Distribution: The forests near the Cassiquiaire and the Rio Guaviare, near San-Fernando de Atabapo; the mountains of the right bank of the Orinoco.

Description: Crown purple-black; naked face; with a white-bluish mask, square shaped, surrounded by grey above and white below; black hairs around the mouth; shiny black pelage, long and soft hairs; a white scarf on the throat; hands white; feet black.

Variation A:

Synonyms: Simia amicta (Humboldt, 1812); Callithrix amictus (Geoffroy, 1812; Desmarest, 1819, 1820, 1827; Lesson, 1829; Geoffroy, 1829; Jardine, 1833); Saguinus amictus (Lesson, 1827); Cebus amictus (Spix, 1823); Cebus torquatus var. C (Fisher, 1829).

Description: Brown-blackish pelage; a white half-collar; hands light-yellowish; tail twice as long as that of a Saimiri; tail brownish.

Variation: Young?

Synonyms: Cebus torquatus (Hoffmannsegg, 1809; Fisher, 1829; Geoffroy, 1829); Callithrix torquatus (Geoffroy, 1812); Simia (callithrix) torquata (Humboldt, 1812; Kuhl, 1820; Desmarest 1819, 1820, 1827); Saguinus torquatus (Lesson, 1827); Callithrix lugens (Cuvier, 1829; Lesson, 1829; Jardine, 1831).

Description: Chestnut-brown; yellow undersides; white half-collar.

Distribution: Pará.

 Lesson, R.P. (1840). Species des mammifères bimanes et quadrumanes pp. 161-167.

Schinz, 1844

Callithrix lugens

Synonyms: Callithrix lugens (Geoffroy, 1829??); Callithrix torquata (Hoffmannsegg, 1809); Simia torquata (Humboldt, 1812); Callithrix amictus (Geoffroy, 1812); Saguinus Vidua (Lesson, 1827).

Distribution: In the mountains on the Cassiquiare, Guaviare and Orinoco (?) and on the Brazilian border with Peru, on the Solimoes.

Description: The colour of the upper side changes from chestnut-brown to black; the hairs are annulated brown-red and black; the undersides are paler, on the throat there is a white collar. The hands are white or yellowish, the feet deep black, as are the forearms. The tail is black and red on the underside.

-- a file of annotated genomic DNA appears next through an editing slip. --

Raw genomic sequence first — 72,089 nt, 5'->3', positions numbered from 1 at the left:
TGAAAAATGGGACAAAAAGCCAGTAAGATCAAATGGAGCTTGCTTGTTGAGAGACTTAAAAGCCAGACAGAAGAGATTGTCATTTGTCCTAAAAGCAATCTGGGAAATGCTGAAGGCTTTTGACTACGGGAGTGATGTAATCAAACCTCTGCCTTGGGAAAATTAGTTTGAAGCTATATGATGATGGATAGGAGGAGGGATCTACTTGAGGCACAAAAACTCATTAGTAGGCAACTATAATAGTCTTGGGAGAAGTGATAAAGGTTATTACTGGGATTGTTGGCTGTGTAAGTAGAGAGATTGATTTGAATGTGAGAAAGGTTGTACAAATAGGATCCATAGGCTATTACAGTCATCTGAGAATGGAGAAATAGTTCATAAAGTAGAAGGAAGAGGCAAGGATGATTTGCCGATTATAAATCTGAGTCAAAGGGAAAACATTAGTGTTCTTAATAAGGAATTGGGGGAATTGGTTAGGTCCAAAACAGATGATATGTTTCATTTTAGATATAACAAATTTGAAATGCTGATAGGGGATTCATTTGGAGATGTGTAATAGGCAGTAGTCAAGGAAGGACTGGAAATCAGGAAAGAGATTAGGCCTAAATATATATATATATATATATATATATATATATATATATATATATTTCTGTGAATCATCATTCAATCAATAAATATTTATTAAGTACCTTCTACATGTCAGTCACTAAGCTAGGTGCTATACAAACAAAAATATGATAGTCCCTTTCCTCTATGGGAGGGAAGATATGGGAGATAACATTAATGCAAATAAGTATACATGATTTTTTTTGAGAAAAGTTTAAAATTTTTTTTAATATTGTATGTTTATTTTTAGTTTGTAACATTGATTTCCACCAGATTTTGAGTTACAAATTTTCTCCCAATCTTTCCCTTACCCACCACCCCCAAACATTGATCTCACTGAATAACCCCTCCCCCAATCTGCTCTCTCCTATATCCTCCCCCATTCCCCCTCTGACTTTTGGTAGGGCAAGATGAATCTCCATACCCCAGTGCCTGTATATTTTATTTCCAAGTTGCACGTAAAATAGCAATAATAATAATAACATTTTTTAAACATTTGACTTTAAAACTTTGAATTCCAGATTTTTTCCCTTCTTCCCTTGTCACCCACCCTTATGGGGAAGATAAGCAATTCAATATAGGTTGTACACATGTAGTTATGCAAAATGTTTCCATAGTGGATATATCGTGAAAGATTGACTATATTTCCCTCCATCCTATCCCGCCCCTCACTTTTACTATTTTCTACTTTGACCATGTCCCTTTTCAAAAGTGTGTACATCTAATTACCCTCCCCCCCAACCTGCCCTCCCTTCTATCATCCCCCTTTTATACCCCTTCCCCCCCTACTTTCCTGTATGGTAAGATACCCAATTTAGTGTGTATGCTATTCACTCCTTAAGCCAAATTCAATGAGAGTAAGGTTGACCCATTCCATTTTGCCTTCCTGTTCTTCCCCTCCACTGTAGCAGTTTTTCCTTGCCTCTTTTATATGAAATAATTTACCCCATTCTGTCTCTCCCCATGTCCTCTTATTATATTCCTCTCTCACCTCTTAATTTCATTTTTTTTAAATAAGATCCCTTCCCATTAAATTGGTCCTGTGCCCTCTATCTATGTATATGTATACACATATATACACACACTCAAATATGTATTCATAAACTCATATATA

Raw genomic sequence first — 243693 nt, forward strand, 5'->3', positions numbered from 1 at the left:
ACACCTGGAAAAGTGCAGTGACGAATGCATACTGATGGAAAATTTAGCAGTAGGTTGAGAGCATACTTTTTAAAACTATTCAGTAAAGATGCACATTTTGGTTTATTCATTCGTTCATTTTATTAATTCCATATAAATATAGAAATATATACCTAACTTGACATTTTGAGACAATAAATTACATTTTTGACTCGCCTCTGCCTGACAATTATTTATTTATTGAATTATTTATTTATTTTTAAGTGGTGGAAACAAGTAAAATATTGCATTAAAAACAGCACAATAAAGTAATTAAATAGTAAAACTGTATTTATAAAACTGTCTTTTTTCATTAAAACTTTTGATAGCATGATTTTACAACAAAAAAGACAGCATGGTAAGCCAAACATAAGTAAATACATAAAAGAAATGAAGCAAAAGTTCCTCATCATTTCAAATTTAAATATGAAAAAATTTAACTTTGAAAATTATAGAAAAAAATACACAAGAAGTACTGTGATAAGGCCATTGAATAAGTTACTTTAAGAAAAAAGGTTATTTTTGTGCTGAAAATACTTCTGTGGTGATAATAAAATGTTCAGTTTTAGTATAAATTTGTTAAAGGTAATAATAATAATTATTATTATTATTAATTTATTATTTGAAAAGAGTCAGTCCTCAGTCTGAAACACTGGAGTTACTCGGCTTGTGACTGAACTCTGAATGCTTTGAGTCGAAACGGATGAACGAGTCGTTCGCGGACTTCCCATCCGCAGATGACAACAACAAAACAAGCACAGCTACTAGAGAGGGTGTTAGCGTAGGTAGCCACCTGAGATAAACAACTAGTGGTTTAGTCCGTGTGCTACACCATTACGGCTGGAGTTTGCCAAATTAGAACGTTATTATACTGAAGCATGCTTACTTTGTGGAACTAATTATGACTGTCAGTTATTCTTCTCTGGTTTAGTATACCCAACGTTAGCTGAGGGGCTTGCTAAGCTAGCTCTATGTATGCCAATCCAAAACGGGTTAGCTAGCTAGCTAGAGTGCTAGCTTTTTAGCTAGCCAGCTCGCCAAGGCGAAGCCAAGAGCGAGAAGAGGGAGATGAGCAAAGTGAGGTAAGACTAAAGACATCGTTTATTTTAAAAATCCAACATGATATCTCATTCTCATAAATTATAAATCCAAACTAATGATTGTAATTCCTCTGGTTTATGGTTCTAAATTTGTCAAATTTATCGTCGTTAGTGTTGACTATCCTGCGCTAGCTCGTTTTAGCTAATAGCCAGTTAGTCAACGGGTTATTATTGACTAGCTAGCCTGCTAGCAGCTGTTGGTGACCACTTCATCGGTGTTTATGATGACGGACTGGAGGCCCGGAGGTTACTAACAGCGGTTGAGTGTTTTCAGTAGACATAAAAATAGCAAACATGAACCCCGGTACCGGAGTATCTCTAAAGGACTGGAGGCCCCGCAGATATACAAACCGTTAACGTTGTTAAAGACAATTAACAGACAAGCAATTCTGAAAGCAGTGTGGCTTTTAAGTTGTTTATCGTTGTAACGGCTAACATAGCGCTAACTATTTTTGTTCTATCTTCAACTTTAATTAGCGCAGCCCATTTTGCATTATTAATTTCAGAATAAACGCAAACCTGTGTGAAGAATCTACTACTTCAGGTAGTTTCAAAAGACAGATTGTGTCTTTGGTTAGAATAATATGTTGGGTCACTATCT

Schinz, H.K. (1844). Systematische verzeichniss aller bis jetz bekannte Säugethiere oder Synopsis Mammalium nach dem Cuvier’schen System 1: 80-83.

Tschudi, 1844

Callithrix amictus (Geoffroy, 1812)

Distribution: Northern Peru, until 12º S.

Description: head completely black; crown and neck black-red; back black-brown; throat and upper part of chest yellowish-white; the hands are somewhat more yellowish, the feet black, as is the tail; Belly less intensive black-brown as the back.

Remarks: Humboldt described in 1812 this monkey as Simia amicta and Simia lugens. Temminck (1827) added also C. torquatus (Hoffmannsegg, 1809), which is according to us correct, as this species varies of al the monkeys probably the most; the by the travellers reported deviations in colours are mostly only indicative for age differences.

Tschudi,  J. J von (1844). Theriologie. Untersuchungen über die Fauna Peruana 45-47.

Lesson, 1848

Callithrix lugens and Callithrix torquata

Synonym: Callithrix amicta is only an age variation.

Distribution: Orinoco.

Description: is a charming animal with the upper side of the head black-purplish. The face is naked with a white-bluish square mask, bordered with grey on the upper side and white below. The pelage is black with a white tie.

Lesson, R.P. (1848). Etudes sur les Mammifères Primates. Revue Zoologique par la Societé Cuvierienne 11:232-233.

Boitard, 1848

Saguinus vidua and Saguinus lugens

Synonyms: Saguinus vidua (Lesson 1829),  or Saguinus lugens (Lesson, 1829), Simia lugens (Humboldt, 1812); Callithrix lugens (Geoffroy, 1812); Cebus torquatus (Fischer, 1829). “Its synonymy is confusing”.

Distribution: in the forest around the Cassiquiaire, the Rio Guavarie and the right bank of the Orinico.

Description: He has a long and soft pelage, shiny black, with a beautiful white scarf around the throat; he has a black crown; his face is naked, with a black square in the form of a mask, white-bluish, grey above and white below; black hairs around the mouth; hands white, feet blackish.

Variation 1: The ruffed Sagouin

Synonyms: Simia amicta (Humboldt); Saguinus and Callithrix amictus (Lesson); Cebus amictus (Spix).

Description: His pelage is brown-blackish with a white half-collar; hands light-yellowish; tail brownish. He is twice as large as a Saimiri.

Variation 2: The collared Sagouin

Synonyms: Simia torquata (Humboldt); Callithrix torquatus (Geoffroyi); Callithrix lugens (Lesson, Cuvier); Cebus torquatus (Fischer).

Description: His pelage is chestnut-brown above, yellow below, with a white half-collar.

Distribution: Pará.

Remarks: Is probably only the juvenile of the species mentioned before.

Boitard, P. (1848). Dictionnaire Universel d’Histoire Naturelle 11:290-292.

Wagner, 1848